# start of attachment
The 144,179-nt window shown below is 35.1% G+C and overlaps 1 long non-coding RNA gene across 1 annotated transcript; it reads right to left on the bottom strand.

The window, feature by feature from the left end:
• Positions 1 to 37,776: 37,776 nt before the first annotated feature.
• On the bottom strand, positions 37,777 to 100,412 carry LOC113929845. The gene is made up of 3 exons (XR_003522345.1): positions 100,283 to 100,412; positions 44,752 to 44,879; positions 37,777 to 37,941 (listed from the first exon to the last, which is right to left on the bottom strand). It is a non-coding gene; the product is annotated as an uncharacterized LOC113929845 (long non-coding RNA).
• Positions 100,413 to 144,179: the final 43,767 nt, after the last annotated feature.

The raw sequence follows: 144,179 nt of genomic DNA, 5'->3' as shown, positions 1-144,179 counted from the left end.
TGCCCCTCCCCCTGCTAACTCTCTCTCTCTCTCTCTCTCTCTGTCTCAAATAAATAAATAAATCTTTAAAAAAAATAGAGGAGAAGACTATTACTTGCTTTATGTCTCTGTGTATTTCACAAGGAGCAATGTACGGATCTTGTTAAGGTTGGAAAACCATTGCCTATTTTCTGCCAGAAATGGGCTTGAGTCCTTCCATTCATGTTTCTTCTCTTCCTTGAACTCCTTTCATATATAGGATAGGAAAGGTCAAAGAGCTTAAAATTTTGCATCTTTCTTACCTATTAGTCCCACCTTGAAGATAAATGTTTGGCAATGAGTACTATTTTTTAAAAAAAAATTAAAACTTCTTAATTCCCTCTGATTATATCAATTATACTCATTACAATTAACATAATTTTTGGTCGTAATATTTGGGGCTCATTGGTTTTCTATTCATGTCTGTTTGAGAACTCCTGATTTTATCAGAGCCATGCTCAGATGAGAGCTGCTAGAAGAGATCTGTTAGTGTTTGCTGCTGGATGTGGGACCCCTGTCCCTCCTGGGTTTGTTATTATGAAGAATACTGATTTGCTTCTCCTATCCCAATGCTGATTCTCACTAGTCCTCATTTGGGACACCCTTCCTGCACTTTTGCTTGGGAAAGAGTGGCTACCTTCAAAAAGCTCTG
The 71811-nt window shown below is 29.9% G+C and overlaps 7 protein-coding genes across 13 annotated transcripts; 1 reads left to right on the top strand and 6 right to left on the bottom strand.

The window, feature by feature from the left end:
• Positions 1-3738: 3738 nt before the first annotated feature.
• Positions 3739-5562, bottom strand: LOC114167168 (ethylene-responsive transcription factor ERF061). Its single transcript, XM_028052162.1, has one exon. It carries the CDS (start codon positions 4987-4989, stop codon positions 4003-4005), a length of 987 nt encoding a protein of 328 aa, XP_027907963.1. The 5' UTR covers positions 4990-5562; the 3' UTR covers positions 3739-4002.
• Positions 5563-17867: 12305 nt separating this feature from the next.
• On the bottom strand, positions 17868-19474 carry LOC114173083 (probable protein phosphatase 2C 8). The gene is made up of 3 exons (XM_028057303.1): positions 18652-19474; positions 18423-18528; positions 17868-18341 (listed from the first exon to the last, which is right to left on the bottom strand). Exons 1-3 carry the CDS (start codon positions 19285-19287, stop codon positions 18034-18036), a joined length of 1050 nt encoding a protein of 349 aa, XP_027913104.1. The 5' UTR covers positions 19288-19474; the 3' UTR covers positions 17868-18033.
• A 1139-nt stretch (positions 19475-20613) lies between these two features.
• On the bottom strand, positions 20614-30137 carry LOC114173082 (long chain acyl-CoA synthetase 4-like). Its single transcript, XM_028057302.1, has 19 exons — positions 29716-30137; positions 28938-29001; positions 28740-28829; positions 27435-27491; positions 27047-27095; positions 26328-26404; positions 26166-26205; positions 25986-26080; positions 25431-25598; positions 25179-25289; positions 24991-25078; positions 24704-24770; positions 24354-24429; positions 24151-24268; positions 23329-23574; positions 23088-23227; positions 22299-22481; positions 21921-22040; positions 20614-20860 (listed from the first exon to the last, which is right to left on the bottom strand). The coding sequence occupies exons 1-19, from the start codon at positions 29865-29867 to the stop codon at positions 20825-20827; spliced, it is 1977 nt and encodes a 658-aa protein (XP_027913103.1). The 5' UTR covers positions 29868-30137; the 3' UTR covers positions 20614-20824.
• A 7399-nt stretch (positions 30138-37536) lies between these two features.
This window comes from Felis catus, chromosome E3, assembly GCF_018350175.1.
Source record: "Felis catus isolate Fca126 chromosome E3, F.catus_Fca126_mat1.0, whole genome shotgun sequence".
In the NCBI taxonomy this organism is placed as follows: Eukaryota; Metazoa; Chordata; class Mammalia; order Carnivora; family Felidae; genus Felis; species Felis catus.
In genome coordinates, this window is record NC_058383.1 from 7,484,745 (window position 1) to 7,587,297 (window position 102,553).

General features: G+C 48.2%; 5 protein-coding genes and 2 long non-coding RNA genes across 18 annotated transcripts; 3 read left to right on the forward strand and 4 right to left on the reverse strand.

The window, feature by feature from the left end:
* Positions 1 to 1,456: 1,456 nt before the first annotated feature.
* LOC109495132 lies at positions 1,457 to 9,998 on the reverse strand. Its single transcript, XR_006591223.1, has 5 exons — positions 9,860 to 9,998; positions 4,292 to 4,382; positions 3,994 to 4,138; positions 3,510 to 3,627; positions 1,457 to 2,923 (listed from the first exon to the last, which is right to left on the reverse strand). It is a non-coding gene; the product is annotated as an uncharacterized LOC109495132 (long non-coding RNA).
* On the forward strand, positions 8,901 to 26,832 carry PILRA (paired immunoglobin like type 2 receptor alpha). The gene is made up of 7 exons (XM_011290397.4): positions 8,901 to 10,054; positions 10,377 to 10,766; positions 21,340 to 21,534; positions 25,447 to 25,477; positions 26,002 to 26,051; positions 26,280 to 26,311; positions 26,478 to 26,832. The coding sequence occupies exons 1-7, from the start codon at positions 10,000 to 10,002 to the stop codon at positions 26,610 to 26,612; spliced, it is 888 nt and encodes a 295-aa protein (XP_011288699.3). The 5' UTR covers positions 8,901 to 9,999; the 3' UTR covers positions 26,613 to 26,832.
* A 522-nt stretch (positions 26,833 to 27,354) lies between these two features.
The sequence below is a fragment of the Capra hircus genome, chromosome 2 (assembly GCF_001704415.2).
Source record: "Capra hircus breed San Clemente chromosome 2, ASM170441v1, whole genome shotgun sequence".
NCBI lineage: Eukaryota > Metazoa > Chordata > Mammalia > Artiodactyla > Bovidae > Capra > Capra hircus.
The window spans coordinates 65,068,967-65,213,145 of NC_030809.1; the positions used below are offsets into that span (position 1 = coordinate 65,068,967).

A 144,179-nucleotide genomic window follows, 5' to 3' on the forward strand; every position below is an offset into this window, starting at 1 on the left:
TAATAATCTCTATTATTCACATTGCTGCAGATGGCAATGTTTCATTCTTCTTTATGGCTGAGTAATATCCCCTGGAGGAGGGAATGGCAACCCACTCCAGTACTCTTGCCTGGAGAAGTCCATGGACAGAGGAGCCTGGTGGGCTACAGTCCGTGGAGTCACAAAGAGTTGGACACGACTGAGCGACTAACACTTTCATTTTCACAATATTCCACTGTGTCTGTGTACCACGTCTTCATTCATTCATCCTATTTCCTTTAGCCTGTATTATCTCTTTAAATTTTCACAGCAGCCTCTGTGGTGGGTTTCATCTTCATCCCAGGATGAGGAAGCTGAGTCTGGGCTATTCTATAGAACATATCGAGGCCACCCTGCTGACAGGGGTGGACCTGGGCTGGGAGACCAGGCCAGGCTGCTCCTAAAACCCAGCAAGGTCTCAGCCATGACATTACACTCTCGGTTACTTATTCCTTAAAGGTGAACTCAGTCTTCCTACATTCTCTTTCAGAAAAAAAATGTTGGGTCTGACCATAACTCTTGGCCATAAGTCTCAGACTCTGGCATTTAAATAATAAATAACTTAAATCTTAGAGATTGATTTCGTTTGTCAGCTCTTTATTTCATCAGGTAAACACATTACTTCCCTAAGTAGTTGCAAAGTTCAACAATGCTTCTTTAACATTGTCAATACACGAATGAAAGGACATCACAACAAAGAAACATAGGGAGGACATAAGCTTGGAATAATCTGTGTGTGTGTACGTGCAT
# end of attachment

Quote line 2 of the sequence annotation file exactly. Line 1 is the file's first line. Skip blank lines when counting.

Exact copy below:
The window, feature by feature from the left end: